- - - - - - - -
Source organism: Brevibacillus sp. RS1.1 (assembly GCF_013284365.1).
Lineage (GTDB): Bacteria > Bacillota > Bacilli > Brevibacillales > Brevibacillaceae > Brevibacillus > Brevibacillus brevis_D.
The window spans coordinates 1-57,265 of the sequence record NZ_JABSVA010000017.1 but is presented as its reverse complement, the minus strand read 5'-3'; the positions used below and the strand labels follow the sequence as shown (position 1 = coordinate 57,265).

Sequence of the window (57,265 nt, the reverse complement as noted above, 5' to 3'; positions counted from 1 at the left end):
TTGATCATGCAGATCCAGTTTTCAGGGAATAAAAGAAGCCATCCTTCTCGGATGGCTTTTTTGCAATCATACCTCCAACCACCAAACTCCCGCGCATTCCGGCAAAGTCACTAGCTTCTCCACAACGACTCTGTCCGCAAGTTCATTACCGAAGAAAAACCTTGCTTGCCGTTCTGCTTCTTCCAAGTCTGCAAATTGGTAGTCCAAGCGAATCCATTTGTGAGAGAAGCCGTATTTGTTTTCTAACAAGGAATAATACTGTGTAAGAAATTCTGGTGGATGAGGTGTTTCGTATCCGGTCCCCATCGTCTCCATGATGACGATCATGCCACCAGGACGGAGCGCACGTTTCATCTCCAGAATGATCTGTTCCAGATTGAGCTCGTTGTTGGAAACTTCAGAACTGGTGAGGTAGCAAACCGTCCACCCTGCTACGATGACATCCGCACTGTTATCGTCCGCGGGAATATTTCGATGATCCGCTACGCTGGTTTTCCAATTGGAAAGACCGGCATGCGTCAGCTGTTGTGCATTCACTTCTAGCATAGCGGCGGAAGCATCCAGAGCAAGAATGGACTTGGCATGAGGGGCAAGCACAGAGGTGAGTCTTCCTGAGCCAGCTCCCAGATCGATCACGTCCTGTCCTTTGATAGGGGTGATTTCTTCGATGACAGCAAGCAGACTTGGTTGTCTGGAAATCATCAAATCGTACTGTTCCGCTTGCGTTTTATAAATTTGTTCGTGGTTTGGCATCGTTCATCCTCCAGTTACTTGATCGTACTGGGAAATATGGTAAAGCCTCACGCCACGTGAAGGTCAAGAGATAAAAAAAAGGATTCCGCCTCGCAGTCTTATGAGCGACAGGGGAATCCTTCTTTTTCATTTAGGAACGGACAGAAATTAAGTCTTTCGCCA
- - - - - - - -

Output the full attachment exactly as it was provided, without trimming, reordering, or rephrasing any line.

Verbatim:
Source organism: Brevibacillus sp. RS1.1 (assembly GCF_013284365.1).
Lineage (GTDB): Bacteria > Bacillota > Bacilli > Brevibacillales > Brevibacillaceae > Brevibacillus > Brevibacillus brevis_D.
The window spans coordinates 1-57,265 of the sequence record NZ_JABSVA010000017.1 but is presented as its reverse complement, the minus strand read 5'-3'; the positions used below and the strand labels follow the sequence as shown (position 1 = coordinate 57,265).

Sequence of the window (57,265 nt, the reverse complement as noted above, 5' to 3'; positions counted from 1 at the left end):
TTGATCATGCAGATCCAGTTTTCAGGGAATAAAAGAAGCCATCCTTCTCGGATGGCTTTTTTGCAATCATACCTCCAACCACCAAACTCCCGCGCATTCCGGCAAAGTCACTAGCTTCTCCACAACGACTCTGTCCGCAAGTTCATTACCGAAGAAAAACCTTGCTTGCCGTTCTGCTTCTTCCAAGTCTGCAAATTGGTAGTCCAAGCGAATCCATTTGTGAGAGAAGCCGTATTTGTTTTCTAACAAGGAATAATACTGTGTAAGAAATTCTGGTGGATGAGGTGTTTCGTATCCGGTCCCCATCGTCTCCATGATGACGATCATGCCACCAGGACGGAGCGCACGTTTCATCTCCAGAATGATCTGTTCCAGATTGAGCTCGTTGTTGGAAACTTCAGAACTGGTGAGGTAGCAAACCGTCCACCCTGCTACGATGACATCCGCACTGTTATCGTCCGCGGGAATATTTCGATGATCCGCTACGCTGGTTTTCCAATTGGAAAGACCGGCATGCGTCAGCTGTTGTGCATTCACTTCTAGCATAGCGGCGGAAGCATCCAGAGCAAGAATGGACTTGGCATGAGGGGCAAGCACAGAGGTGAGTCTTCCTGAGCCAGCTCCCAGATCGATCACGTCCTGTCCTTTGATAGGGGTGATTTCTTCGATGACAGCAAGCAGACTTGGTTGTCTGGAAATCATCAAATCGTACTGTTCCGCTTGCGTTTTATAAATTTGTTCGTGGTTTGGCATCGTTCATCCTCCAGTTACTTGATCGTACTGGGAAATATGGTAAAGCCTCACGCCACGTGAAGGTCAAGAGATAAAAAAAAGGATTCCGCCTCGCAGTCTTATGAGCGACAGGGGAATCCTTCTTTTTCATTTAGGAACGGACAGAAATTAAGTCTTTCGCCA